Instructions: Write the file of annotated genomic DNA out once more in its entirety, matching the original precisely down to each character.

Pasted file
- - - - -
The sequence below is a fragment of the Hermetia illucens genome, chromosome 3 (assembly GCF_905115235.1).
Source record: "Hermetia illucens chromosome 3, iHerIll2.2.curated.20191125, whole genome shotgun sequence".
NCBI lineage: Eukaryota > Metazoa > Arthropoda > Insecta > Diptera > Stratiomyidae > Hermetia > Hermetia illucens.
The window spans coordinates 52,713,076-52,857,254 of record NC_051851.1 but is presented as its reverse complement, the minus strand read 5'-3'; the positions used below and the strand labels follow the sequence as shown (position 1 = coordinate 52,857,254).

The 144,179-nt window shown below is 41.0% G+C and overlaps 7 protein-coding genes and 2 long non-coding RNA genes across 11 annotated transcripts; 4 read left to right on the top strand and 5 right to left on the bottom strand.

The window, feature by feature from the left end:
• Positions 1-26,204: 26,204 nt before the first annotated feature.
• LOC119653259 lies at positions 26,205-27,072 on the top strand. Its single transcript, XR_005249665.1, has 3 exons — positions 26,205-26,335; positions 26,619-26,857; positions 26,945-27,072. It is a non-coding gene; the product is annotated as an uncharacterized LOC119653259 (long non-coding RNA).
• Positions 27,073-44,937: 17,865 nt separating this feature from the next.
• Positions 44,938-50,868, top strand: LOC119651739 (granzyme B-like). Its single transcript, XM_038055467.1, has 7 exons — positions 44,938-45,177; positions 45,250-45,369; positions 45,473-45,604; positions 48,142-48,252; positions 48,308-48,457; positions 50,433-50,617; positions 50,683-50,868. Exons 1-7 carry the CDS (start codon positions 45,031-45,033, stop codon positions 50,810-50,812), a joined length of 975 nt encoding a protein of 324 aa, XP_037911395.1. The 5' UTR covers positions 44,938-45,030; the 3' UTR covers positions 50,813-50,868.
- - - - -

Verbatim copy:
The sequence below is a fragment of the Hermetia illucens genome, chromosome 3 (assembly GCF_905115235.1).
Source record: "Hermetia illucens chromosome 3, iHerIll2.2.curated.20191125, whole genome shotgun sequence".
NCBI lineage: Eukaryota > Metazoa > Arthropoda > Insecta > Diptera > Stratiomyidae > Hermetia > Hermetia illucens.
The window spans coordinates 52,713,076-52,857,254 of record NC_051851.1 but is presented as its reverse complement, the minus strand read 5'-3'; the positions used below and the strand labels follow the sequence as shown (position 1 = coordinate 52,857,254).

The 144,179-nt window shown below is 41.0% G+C and overlaps 7 protein-coding genes and 2 long non-coding RNA genes across 11 annotated transcripts; 4 read left to right on the top strand and 5 right to left on the bottom strand.

The window, feature by feature from the left end:
• Positions 1-26,204: 26,204 nt before the first annotated feature.
• LOC119653259 lies at positions 26,205-27,072 on the top strand. Its single transcript, XR_005249665.1, has 3 exons — positions 26,205-26,335; positions 26,619-26,857; positions 26,945-27,072. It is a non-coding gene; the product is annotated as an uncharacterized LOC119653259 (long non-coding RNA).
• Positions 27,073-44,937: 17,865 nt separating this feature from the next.
• Positions 44,938-50,868, top strand: LOC119651739 (granzyme B-like). Its single transcript, XM_038055467.1, has 7 exons — positions 44,938-45,177; positions 45,250-45,369; positions 45,473-45,604; positions 48,142-48,252; positions 48,308-48,457; positions 50,433-50,617; positions 50,683-50,868. Exons 1-7 carry the CDS (start codon positions 45,031-45,033, stop codon positions 50,810-50,812), a joined length of 975 nt encoding a protein of 324 aa, XP_037911395.1. The 5' UTR covers positions 44,938-45,030; the 3' UTR covers positions 50,813-50,868.